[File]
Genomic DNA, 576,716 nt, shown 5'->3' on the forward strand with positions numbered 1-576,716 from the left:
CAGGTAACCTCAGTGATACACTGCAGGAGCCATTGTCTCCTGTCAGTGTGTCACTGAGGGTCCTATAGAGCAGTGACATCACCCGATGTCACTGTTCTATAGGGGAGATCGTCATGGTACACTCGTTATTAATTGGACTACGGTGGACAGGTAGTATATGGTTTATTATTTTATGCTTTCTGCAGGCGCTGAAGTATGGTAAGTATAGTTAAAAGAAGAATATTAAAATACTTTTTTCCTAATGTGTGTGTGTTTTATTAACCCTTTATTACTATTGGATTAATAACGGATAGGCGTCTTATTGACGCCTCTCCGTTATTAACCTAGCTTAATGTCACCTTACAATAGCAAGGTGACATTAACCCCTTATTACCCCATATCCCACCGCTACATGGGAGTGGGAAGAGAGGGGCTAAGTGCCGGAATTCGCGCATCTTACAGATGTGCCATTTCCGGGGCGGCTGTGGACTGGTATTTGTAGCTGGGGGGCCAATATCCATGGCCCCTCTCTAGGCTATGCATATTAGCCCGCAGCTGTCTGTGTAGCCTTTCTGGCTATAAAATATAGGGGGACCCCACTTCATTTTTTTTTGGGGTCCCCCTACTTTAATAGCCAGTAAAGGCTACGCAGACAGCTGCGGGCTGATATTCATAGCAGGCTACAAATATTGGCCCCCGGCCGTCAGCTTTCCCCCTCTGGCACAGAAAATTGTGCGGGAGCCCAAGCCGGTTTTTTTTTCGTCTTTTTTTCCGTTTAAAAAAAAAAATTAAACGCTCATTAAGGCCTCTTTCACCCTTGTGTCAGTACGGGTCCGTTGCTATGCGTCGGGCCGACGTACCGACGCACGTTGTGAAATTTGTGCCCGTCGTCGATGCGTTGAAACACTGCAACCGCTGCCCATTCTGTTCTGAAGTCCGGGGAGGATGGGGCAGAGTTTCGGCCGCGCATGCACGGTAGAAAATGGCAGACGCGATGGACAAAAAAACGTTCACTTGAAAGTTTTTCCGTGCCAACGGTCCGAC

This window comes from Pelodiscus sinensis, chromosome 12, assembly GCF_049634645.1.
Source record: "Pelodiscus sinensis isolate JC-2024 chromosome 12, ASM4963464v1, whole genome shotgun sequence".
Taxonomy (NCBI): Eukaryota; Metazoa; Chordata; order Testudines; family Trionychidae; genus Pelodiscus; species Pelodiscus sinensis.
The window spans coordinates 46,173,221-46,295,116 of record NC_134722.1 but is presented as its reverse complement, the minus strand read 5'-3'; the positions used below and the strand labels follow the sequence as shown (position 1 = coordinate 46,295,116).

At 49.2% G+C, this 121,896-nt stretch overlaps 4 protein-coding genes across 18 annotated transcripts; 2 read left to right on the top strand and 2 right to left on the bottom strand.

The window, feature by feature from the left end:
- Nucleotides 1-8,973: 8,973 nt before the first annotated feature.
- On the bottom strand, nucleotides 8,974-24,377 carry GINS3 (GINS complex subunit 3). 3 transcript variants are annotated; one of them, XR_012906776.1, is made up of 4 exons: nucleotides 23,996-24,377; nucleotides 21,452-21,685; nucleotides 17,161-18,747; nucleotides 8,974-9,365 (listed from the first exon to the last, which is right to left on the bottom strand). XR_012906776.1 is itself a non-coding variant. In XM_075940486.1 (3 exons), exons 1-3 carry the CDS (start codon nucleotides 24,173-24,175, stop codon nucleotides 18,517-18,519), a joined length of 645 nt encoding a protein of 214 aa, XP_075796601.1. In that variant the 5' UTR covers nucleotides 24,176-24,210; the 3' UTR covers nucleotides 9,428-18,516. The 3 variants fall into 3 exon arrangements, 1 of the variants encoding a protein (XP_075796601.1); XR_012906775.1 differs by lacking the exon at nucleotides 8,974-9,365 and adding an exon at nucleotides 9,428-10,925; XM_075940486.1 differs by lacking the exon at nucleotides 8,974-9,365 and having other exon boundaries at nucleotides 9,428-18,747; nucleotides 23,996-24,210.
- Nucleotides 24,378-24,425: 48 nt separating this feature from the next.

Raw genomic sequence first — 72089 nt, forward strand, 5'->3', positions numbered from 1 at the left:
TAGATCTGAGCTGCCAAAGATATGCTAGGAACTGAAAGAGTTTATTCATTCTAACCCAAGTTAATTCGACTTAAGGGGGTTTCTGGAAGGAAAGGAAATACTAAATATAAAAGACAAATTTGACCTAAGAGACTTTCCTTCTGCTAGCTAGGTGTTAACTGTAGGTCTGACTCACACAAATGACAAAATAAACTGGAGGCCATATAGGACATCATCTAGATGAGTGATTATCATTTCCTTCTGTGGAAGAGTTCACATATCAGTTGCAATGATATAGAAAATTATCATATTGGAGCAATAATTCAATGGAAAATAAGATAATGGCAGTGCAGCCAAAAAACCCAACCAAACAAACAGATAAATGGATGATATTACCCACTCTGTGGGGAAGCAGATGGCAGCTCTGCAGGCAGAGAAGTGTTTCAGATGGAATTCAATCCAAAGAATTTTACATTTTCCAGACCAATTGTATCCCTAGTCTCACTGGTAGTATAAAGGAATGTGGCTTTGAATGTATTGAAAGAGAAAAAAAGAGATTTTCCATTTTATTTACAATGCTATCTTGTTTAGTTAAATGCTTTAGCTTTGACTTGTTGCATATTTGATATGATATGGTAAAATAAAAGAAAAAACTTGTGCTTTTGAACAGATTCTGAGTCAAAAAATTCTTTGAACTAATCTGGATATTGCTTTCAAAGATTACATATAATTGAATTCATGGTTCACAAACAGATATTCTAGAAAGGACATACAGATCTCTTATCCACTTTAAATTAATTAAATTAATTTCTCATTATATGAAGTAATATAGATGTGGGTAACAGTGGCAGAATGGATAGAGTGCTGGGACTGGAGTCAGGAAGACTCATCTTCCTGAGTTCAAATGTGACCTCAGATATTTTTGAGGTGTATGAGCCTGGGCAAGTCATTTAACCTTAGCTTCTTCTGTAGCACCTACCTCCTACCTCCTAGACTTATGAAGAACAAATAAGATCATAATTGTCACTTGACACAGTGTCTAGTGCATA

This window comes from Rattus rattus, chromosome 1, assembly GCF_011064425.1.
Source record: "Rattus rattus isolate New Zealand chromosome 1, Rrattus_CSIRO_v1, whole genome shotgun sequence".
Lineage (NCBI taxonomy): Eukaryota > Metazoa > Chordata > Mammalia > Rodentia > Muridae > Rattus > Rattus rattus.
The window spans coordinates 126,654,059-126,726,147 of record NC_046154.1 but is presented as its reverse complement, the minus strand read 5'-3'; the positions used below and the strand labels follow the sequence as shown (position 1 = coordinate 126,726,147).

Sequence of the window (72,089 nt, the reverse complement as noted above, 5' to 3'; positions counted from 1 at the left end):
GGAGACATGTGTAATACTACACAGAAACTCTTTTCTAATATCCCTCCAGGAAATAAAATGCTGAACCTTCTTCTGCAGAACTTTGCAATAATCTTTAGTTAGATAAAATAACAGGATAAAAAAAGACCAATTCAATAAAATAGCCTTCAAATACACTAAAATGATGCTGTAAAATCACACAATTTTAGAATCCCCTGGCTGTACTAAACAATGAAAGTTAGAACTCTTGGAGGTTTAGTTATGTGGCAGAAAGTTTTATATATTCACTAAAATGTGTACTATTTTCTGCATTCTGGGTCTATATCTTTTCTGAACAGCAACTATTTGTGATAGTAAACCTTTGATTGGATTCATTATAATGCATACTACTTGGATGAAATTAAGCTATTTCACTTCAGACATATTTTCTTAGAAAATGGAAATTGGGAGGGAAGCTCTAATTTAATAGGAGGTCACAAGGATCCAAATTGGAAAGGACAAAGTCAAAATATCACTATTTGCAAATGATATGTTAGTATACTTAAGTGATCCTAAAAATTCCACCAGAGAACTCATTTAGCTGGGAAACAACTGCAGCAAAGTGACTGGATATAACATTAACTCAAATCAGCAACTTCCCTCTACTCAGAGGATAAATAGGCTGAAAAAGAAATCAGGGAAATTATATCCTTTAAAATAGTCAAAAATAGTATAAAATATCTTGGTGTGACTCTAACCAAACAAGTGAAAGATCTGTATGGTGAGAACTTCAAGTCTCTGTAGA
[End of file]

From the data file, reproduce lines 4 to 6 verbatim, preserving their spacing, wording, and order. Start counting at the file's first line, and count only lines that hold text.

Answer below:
Source record: "Pelodiscus sinensis isolate JC-2024 chromosome 12, ASM4963464v1, whole genome shotgun sequence".
Taxonomy (NCBI): Eukaryota; Metazoa; Chordata; order Testudines; family Trionychidae; genus Pelodiscus; species Pelodiscus sinensis.
The window spans coordinates 46,173,221-46,295,116 of record NC_134722.1 but is presented as its reverse complement, the minus strand read 5'-3'; the positions used below and the strand labels follow the sequence as shown (position 1 = coordinate 46,295,116).